Michele Claiborn

Michele Claibourn

Education & Training
Ph.D. Political Science, University of Wisconsin-Madison
B.A. Political Science, Rice University

Michele Claibourn, a political scientist and statistician, has 20 years of experience teaching, leading, and managing research and data science teams, most recently in building and leading the Research Data Services & Social, Natural, and Engineering Sciences team in the UVA Library, where she serves as Director.

At Batten she teaches the Public Interest Data Lab and co-teaches Project First Gen+ at UVA, is a faculty affiliate in the Global Policy Center/Humanitarian Collaborative, and co-directs the Community Policy, Analytics, and Strategy (CommPAS) Lab. She has directed or supervised multiple community-based research projects in the Charlottesville community, including racial equity studies for the City of Charlottesville, Albemarle County, and the Thomas Jefferson Area Coalition for the Homeless.

Michele has a joint appointment at UVA’s Equity Center, where she directs the Center’s data science research. She is co-PI on the Library’s IMLS-funded Collaborative Regional Equity Atlas Grant, working with community partners to build information resources for promoting equity and justices in our region. Her team’s work was featured by the 2020 Racial Equity Taskforce. She is the lead architect of the Regional Equity Dashboard, which aims to provide tools for community members to engage the policy process and hold political leaders accountable.

Dr. Claibourn has taught graduate courses on probability and statistical theory, linear modeling, time series analysis, maximum likelihood analysis, multilevel modeling, and computational text analysis along with workshops on data wrangling, text analysis, and supervised and unsupervised machine learning. She served as an invited instructor at the Inter-University Consortium for Political and Social Research’s Summer Program on Quantitative Methods of Social Research (2002-2005) where she taught advanced maximum likelihood and mixed-effects modeling. At the undergraduate level, she has taught courses on political psychology, political communication, research design and data analysis, campaign politics, and the presidency.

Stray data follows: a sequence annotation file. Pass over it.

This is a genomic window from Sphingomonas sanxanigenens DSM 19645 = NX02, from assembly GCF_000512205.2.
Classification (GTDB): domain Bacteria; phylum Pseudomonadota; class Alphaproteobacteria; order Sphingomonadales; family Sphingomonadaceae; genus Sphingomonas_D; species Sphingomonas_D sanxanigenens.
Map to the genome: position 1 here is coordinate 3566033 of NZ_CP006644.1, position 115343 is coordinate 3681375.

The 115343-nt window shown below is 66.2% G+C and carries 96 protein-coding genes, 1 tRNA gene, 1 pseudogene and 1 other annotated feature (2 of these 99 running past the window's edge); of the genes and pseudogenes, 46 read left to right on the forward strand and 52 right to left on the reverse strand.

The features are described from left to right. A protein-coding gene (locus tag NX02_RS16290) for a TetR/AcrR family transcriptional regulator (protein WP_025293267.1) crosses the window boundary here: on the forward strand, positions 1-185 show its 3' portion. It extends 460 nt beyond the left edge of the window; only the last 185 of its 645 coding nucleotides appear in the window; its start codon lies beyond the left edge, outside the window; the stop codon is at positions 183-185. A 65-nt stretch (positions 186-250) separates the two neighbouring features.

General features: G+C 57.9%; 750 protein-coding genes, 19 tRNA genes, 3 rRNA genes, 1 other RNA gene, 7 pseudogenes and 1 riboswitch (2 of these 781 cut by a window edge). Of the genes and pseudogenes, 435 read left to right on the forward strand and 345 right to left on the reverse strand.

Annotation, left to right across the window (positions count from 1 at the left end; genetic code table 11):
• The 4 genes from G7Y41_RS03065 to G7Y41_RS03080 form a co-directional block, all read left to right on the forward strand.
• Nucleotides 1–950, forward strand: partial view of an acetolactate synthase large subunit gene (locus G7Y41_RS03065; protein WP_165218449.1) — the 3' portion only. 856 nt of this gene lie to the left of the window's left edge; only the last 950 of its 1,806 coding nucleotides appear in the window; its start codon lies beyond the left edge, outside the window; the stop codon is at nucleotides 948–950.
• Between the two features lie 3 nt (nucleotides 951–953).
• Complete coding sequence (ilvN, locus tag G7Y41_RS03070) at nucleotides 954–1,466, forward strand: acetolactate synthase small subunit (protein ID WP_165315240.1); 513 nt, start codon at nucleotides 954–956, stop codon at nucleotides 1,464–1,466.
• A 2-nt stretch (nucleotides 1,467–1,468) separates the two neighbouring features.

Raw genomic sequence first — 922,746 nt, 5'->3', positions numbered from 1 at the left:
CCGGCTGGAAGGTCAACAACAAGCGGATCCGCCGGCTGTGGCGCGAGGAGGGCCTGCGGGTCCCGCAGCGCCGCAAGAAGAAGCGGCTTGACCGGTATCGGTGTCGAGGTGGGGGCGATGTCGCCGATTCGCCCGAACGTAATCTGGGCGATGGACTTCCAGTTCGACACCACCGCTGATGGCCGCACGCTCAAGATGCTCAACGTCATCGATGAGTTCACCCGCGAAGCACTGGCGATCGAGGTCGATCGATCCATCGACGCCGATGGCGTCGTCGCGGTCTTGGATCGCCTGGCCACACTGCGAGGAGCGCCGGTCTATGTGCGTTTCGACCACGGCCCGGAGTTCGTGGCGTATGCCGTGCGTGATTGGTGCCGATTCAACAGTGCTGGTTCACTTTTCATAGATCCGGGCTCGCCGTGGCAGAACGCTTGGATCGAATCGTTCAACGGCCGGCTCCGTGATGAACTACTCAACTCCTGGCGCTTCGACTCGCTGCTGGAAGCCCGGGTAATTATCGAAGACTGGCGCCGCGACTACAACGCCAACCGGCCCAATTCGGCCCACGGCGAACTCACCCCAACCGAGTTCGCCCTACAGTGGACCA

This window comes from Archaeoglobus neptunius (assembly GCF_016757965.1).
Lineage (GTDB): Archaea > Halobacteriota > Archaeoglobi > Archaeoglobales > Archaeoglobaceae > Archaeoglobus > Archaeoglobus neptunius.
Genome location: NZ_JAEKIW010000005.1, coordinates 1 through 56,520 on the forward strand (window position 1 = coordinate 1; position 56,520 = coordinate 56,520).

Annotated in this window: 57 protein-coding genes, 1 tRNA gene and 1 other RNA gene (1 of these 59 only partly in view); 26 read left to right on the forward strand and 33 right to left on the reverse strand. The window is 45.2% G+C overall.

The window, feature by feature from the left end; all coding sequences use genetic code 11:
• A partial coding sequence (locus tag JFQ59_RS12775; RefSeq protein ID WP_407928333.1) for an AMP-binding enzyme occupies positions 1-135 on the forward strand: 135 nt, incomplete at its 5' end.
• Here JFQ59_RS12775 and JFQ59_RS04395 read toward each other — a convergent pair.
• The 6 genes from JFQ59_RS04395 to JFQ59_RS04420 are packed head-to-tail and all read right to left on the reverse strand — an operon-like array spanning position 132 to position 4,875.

She has worked as an applied statistician in the Demographics & Workforce group at the Weldon Cooper Center for Public Service (2011-2013) where she developed population projections and used spatial analysis, time series modeling, and mixed effects approaches for understanding demographic change.

Her publications include Presidential Campaigns and Presidential Accountability (University of Illinois Press 2011) as well articles in The Journal of Politics, Political Research Quarterly, Political Communication, Political Behavior, and Legislative Studies Quarterly and applied research reports.